You have echoed almost exactly how I feel on most days! The second I am awake enough to be consious, my heart sinks to the pit of my tummy and I have to ha e “the talk” with myself in order to get out of bed and face the day. Strange thing is that i keep changing things(some at a huge cost) convinced that the new thing will make me happy but guess what???? It doesn’t! Still struggling the same mental and emotional battles every single day of my life! My hubbny is a happy-go-lucky kinda guy who believes we all have issues in life and i must basically “build and bridge, and get over it” (not in so many words :)) so i find it difficult to talk to him about how i feel. Also suffer from insomnia. Now that is HELL!!!! Sleep is the ONLY time of day when I am at complete peace and now, even THAT is being taken away from me!!!!!!!!!!!!

  2. Thanks for this. You’ve made a lot of mothers feel blessedly normal. ( Including me )

    • reluctantmom

       /  January 20, 2011

      Thanks, this is what keeps me blogging! When my thoughts echo with others …. yay!

  3. intermittentblogger

     /  January 17, 2011

    Today is the day I probably shouldn’t have read this post. Not at work anyway… it made me suck my breath in and think “it’s not just me!”.

    After 5 months and 2 weeks without sleep, you described exactly how I feel…
    “one morning you are going to look over at your husband/partner who you love dearly and go “you f*cker how did you get me into this situation?” and then start to build up a mild dislike/resentment even total disdain for them.”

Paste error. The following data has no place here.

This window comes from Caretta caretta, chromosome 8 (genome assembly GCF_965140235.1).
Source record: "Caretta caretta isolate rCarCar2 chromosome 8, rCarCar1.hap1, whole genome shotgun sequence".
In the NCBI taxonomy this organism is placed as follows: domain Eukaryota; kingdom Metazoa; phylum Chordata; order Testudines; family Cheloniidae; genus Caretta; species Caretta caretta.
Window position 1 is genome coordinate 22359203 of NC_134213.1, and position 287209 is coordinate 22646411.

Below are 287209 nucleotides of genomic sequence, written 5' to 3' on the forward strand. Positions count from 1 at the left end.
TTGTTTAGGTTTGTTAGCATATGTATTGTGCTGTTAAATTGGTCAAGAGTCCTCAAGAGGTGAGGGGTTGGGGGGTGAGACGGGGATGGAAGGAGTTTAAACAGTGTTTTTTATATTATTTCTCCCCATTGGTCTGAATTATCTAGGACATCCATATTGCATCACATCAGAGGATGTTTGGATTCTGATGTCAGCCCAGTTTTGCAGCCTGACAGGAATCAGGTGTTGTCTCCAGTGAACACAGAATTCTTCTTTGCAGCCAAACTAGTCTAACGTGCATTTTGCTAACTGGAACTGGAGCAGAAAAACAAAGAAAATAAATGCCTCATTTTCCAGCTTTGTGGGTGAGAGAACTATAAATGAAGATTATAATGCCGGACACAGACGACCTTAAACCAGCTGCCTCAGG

Would be nice if he had a clue but he doesn’t. And he doesn’t seem to understand that the sound of him snoring while I pace the room with a distressed child makes me want to poke him in the eye with a sharp object.

    Anyway – its good to know I am not alone!

    • reluctantmom

       /  January 17, 2011

      No it is definitely not just you …. sadly …… personally I aim for the space between the shoulder blades with a fork!! Good luck – it does get better (and it gets worse) but you find the resources to cope even on days when you think you can’t or won’t.

  4. how is today?

  5. Natasha

     /  January 13, 2011

    Hey thanks for sharing. It must be so hard. I don’t supper from depression long term, but I had moments during both pregnancies and after when I though I was both going mad and ready to kill someone. I remember 3 months after my second one tom and i had such a massive fight because the power had gotten cut off in a thunderstorm. During and after a fight I always felt like it was the end of the world, like nothing could ever make it better, like it was the end… just went circular…but thankfully every morning I woke up with a clearer head, a husband who said sorry for not understanding and finally offered to take the blame for everything that was wrong on any day for the next 5 years. 2 years after our second child I’m finally stabilizing… going less into freak out modes and relatively calmer. Some days I even like myself and think I may not be doing such a bad job as a mom afterall. Through all this I have to say the one good thing has been tom. I truly believe that one must marry a man who loves them to exclusion… cause pregnancy and motherhood … he’s got to live through that without asking if I’m on a period.

  6. You took the words right out of my mouth. Thank you for saying this soooo eloquently. I have accepted that my depro is part and parcel of who I am and I deal with it in the best possible way. You are right. Tomorrow might be better.
    Thank you for writing this.

  7. Marie

     /  January 12, 2011